Lo, thy streams are stain'd with Many a brave and noble captain Floats along thy willow'd shore. All beside thy limpid waters, All beside thy sand so bright, Moorish chiefs, and Christian warriors, Join'd in fierce and mortal fight.
Lords and dukes, and noble princes,
On thy fatal banks were slain : Fatal banks, that gave to slaughter
All the pride and flow'r of Spain ! There the hero, brave Alonzo,
Full of wounds and glory died; There the fearless Urdiales
Fell a victim by his side.
Lo! where yonder Don Saavedra Through their squadrons slow retires; Proud Seville his native city,
Proud Seville his worth admires.
Close behind, a renegado
Loudly shouts, with taunting cry: Yield thee, yield thee, Don Saavedra ! Dost thou from the battle fly? Well I know thee, haughty Christian, Long I liv'd beneath thy roof; Oft I've in the lists of glory Seen thee win the prize of proof. Well I know thy aged parents, Well thy blooming bride I know; Seven years I was thy captive,
Seven years of pain and woe.
May our Prophet grant my wishes,
Haughty chief, thou shalt be mine: Thou shalt drink that cup of sorrow Which I drank when I was thine. Like a lion turns the warrior,
Back he sends an angry glare: Whizzing came the Moorish javelin, Vainly whizzing through the air. Back the hero full of fury
Sent a deep and mortal wound: Instant sunk the renegado
Mute and lifeless on the ground. With a thousand Moors surrounded, Brave Saavedra stands at bay: Wearied out, but never daunted, Cold at length the warrior lay.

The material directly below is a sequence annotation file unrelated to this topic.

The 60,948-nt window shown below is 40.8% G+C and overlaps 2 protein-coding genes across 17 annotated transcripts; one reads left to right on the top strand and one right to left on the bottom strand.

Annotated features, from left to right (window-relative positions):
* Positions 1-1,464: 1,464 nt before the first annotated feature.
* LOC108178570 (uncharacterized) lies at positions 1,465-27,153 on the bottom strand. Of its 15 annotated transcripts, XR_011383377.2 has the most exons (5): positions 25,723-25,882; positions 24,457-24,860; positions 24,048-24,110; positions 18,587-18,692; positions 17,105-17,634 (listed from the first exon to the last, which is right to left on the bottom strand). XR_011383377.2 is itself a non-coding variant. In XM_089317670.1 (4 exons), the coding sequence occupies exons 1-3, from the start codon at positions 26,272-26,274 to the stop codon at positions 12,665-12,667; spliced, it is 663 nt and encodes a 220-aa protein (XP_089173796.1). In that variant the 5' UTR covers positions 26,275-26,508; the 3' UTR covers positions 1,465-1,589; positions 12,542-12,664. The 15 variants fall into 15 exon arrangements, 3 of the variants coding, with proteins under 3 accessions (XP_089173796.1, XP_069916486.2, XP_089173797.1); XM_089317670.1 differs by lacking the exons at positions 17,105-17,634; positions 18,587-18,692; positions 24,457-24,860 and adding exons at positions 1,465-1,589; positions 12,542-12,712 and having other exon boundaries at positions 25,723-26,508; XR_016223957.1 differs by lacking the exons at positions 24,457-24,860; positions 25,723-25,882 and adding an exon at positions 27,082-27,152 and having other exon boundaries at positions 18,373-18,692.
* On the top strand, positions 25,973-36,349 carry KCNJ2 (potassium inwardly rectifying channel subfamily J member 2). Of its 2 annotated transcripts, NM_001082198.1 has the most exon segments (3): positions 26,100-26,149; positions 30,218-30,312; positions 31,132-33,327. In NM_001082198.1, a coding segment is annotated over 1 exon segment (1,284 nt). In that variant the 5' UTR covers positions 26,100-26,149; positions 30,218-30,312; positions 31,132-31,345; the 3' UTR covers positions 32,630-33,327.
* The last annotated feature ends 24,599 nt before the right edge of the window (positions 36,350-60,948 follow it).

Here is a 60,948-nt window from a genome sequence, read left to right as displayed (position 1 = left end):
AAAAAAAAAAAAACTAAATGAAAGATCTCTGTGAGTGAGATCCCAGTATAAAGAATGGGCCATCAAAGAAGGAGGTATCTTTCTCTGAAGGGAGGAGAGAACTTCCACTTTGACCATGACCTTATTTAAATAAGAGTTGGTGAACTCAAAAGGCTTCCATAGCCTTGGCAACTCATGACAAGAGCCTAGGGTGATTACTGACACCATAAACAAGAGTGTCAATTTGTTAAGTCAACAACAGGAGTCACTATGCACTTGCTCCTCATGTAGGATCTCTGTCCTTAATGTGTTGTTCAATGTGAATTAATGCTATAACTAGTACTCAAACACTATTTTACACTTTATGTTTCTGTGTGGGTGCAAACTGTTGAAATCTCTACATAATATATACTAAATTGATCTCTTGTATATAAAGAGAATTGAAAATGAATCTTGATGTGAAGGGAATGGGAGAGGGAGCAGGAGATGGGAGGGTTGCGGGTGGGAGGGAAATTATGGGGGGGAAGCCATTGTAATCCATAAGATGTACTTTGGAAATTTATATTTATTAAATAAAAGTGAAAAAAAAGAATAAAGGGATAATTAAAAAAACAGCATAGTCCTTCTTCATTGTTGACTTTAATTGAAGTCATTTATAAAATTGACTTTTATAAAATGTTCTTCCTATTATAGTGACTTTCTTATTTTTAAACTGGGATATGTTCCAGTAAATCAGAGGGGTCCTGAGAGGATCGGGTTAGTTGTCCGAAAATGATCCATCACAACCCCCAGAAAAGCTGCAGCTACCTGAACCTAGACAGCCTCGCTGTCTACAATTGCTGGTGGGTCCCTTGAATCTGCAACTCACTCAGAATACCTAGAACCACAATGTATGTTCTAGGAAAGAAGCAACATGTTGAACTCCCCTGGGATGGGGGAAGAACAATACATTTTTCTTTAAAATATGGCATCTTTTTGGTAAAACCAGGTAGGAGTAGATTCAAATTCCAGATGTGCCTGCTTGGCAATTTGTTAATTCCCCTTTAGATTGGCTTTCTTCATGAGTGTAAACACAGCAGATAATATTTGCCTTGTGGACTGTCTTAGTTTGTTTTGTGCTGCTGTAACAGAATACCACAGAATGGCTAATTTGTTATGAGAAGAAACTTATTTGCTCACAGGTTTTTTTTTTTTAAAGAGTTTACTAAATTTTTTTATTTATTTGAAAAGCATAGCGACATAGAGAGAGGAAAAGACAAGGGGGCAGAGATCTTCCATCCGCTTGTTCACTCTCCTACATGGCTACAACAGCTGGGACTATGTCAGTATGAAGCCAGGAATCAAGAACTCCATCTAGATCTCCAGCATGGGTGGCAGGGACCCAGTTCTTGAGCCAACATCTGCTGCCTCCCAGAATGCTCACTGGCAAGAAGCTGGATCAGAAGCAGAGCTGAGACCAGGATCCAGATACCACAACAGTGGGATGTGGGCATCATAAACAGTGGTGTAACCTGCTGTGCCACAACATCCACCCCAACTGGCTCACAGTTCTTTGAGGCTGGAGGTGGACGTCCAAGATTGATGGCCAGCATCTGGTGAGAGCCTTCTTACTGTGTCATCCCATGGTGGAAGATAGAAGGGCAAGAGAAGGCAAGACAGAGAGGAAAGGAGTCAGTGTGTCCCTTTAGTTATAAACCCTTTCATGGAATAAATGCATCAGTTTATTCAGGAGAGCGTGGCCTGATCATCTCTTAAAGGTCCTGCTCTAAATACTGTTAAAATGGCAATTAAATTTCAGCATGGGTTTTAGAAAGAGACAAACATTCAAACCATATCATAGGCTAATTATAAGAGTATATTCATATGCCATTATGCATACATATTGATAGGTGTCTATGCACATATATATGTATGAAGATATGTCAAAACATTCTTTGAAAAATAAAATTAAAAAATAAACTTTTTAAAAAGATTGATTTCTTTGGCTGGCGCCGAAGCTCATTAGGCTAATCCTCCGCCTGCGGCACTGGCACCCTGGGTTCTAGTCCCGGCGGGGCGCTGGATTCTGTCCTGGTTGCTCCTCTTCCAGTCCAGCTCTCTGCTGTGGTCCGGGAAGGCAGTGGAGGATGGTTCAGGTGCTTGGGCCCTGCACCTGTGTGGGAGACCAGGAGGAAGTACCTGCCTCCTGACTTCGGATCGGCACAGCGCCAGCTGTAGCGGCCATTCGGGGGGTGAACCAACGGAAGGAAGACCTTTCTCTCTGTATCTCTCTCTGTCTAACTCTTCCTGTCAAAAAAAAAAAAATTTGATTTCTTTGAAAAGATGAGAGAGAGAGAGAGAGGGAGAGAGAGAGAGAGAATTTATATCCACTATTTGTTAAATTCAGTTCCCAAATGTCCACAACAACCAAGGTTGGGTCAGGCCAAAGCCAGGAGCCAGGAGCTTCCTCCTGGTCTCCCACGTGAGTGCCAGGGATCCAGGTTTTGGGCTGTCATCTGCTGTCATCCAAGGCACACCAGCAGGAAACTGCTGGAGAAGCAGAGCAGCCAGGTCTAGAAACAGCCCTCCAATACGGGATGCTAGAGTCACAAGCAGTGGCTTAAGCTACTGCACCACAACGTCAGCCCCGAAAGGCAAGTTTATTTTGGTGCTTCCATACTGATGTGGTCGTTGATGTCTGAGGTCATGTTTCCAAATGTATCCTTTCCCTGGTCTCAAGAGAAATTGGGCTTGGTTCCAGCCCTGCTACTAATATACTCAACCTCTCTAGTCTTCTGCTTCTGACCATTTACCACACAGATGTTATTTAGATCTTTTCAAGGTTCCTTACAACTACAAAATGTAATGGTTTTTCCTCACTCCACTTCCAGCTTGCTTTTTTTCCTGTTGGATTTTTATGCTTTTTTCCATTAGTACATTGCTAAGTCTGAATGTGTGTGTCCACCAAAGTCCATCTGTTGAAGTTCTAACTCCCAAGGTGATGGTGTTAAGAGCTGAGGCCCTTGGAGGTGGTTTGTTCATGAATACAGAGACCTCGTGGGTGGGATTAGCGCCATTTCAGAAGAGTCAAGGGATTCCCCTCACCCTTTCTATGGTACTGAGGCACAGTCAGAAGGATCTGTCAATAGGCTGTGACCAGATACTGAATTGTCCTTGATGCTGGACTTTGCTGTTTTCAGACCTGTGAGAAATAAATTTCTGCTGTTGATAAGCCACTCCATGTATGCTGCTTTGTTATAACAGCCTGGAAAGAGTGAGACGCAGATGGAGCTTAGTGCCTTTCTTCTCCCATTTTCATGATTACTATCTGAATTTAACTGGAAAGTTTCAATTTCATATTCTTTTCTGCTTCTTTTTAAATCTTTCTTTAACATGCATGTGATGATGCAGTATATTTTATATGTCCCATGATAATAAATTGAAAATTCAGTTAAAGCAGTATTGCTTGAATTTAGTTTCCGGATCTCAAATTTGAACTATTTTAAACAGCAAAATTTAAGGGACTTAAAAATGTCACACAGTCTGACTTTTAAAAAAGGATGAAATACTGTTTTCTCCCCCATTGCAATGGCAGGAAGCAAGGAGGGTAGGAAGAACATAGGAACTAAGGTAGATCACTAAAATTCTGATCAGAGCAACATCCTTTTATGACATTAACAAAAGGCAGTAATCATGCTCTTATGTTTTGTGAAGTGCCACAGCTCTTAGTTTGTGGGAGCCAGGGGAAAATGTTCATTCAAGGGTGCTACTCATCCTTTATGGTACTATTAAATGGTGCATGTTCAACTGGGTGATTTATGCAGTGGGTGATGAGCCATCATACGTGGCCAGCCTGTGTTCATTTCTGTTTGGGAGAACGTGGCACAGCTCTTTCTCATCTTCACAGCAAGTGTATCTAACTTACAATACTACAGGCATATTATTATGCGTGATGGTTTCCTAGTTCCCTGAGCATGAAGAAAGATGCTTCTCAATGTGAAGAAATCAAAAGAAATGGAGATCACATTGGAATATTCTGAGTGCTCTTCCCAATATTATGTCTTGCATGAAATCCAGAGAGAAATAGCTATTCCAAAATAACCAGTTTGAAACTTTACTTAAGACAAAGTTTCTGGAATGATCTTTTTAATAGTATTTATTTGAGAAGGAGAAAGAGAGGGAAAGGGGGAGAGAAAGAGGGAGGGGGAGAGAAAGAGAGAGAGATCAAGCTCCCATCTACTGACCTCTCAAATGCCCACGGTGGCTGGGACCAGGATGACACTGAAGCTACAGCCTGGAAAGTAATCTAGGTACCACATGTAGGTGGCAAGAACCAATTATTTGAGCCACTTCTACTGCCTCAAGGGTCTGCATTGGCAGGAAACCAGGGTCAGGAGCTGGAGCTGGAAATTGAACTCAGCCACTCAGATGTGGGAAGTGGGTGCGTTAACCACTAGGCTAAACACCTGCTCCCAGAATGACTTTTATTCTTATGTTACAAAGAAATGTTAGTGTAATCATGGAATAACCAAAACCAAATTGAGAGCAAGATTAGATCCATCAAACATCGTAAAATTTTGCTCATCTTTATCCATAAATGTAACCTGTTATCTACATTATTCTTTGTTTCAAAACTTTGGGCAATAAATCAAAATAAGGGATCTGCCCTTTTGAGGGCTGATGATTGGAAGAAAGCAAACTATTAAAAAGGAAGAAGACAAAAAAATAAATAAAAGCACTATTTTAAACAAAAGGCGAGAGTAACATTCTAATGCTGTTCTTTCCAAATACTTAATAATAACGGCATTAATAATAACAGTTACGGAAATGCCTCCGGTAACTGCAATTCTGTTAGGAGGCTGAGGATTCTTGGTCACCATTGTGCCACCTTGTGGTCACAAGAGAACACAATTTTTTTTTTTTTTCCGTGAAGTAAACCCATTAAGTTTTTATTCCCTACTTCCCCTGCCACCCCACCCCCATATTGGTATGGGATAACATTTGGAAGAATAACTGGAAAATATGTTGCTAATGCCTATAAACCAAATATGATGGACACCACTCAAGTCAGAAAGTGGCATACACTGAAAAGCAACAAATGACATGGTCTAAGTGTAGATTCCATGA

Near him fighting, great Alonzo
Stout resists the paynim bands; From his slaughter'd steed dismounted, Firm intrench'd behind him stands.
Furious press the hostile squadron,
Furious he repels their rage. Loss of blood at length enfeebles:
Who can war with thousands wage? Where yon rock the plain o'ershadows, Close beneath its foot retir'd, Fainting sunk the bleeding hero, And without a groan expir'd.
§ 114. Alcanzor and Zaida, a Moorish Tale: | Well thou know'st how dear I lov'd thee,
imitated from the Spanish.
SOFTLY blow the evening breezes,
To the fainting seaman's eyes,
Thou wilt sell thy bloom to age? An old lord from Antiquera
Thy stern father brings along; But canst thou, inconstant Zaida, Thus consent my love to wrong? If 'tis true, now plainly tell me,
Nor thus trifle with my woes; Hide not then from me the secret Which the world so clearly knows. Deeply sigh'd the conscious maiden, While the pearly tears descend; Ah! my lord, too true the story;
Here our tender loves must end. Our fond friendship is discover'd,
Well are known our mutual vows; All my friends are full of fury;
Storms of passion shake the house. Threats, reproaches, fears, surround me; My stern father breaks my heart; Alla knows how dear it costs me,
Gen'rous youth, from thee to part. Ancient wounds of hostile fury Long have rent our house and thine; Why then did thy shining merit
Win this tender heart of mine?
Spite of all their hateful pride, Though I fear'd my haughty father Ne'er would let me be thy bride. Well thou know'st what cruel chidings Oft I've from my mother borne, What I've suffer'd here to meet thee
Still at eve and early morn.
I no longer may resist them;
All to force my hand combine; And to-morrow to thy rival